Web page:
The Complete Guide to Medicare Part A
The original Medicare is divided into two- Medicare Part A which is hospital insurance and Medicare Part B which is medical insurance. But to better understand them, each one will be discussed separately starting with Medicare Part A. Generally, Medicare Part A covers inpatient care, including care received while in a hospital, a skilled nursing facility, and, in limited circumstances, at home.
The majority of people are automatically eligible for this type of Medicare when they reach the age of 65 and by this time they are collecting their retirement benefits. On the other hand, one may still be qualified for Medicare Part A before the age of 65 if the person has disability, amyotrophic lateral sclerosis (ALS), or end-stage renal disease (ESRD).
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Medicare Part A Coverage
- Limited home health services
- Hospice care
- Hospital care (inpatient)
- Skilled nursing facility care, provided that custodial care isn’t the only care required
If you are a Medicare Part A beneficiary, you will get scope for hospital costs that are basic to your inpatient care, for example, a semi-private room, food, nursing administrations, prescriptions that are a part of your inpatient treatment, and some other services and supplies from the doctor’s facility. This includes inpatient care that received through:
- Inpatient rehabilitation facilities
- Acute care hospitals
- Long-term care hospitals
- Critical access hospitals
- Mental health care
- Participation in a qualifying clinical research study
On the other hand, it is important to note that Part A will not be covering for blood. You will not be paying anything if the hospital can acquire blood from a blood bank. But if they to purchase blood from you, you will have to pay the first three units that you will receive each calendar year, unless it will be donated by someone else.
Home Health Care Benefits
Part A will be covering for home health care benefits when it is deemed to be necessary and as per doctor’s order. The services may include the following.
- Occupational therapy
- Part-time or intermittent home health aide services
- Part-time or intermittent skilled nursing care
- Medical social services
- Physical therapy
- Durable medical equipment, when ordered by your doctor*
- Speech-language pathology services
The home health care must be provided by a Medicare-certified home health agency, and a doctor must certify that you are home-bound. According to Medicare, you are “homebound” if both of the following are true:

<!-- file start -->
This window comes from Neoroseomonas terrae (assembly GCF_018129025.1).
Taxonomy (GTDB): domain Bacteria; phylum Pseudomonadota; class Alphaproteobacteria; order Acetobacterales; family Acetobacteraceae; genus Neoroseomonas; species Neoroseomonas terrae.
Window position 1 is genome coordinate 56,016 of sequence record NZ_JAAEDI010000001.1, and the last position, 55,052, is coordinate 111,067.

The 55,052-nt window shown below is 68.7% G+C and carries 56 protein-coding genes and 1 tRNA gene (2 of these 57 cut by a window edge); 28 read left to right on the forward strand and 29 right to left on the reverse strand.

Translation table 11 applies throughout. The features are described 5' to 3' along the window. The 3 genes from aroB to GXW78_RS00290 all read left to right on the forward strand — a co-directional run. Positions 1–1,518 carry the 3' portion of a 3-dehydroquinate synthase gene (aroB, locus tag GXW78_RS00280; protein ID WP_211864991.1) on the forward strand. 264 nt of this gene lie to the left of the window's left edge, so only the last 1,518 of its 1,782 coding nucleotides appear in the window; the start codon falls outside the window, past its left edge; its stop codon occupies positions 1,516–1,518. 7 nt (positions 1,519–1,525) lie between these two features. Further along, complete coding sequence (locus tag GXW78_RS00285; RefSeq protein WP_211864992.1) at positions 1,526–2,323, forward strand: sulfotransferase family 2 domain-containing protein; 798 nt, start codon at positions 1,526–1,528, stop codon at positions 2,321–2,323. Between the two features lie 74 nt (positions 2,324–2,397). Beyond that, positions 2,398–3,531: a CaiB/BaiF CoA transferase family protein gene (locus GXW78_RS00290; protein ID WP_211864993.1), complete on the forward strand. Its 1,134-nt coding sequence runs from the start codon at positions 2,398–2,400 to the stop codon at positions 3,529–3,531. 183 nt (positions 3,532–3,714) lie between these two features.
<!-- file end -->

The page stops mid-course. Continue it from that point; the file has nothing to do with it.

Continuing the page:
- It is medically inadvisable for you to leave home without the help of another person, transportation, or special equipment.
- Under normal circumstances, you cannot leave home and doing so would require substantial effort.
Nursing Home Coverage
Skilled nursing facility stays are covered under Part A after a qualifying hospital inpatient stay for a related illness or injury. To qualify for this care, the hospital stay must be a minimum of three days. The day you are discharged does not count towards this minimum three-day requirement. Time spent under observation as an outpatient also does not count towards your qualifying stay.
In the event that your specialist has confirmed that you have a terminal sickness with an expected six months or less to live, you might be qualified for hospice coverage. In this case, the emphasis is on palliative care, not curing the disease. The objective is to mitigate torment and make the patient as agreeable as would be prudent.
Eligibility for Medicare Part A
In general, you are eligible for Medicare Part A if:
- You are already receiving retirement benefits.
- You have end-stage renal disease (ESRD).
- You are disabled and receiving disability benefits.
- You have amyotrophic lateral sclerosis (Lou Gehrig’s disease or ALS).
- You are age 65 or older and a U.S. citizen or permanent legal resident of at least five years in a row.
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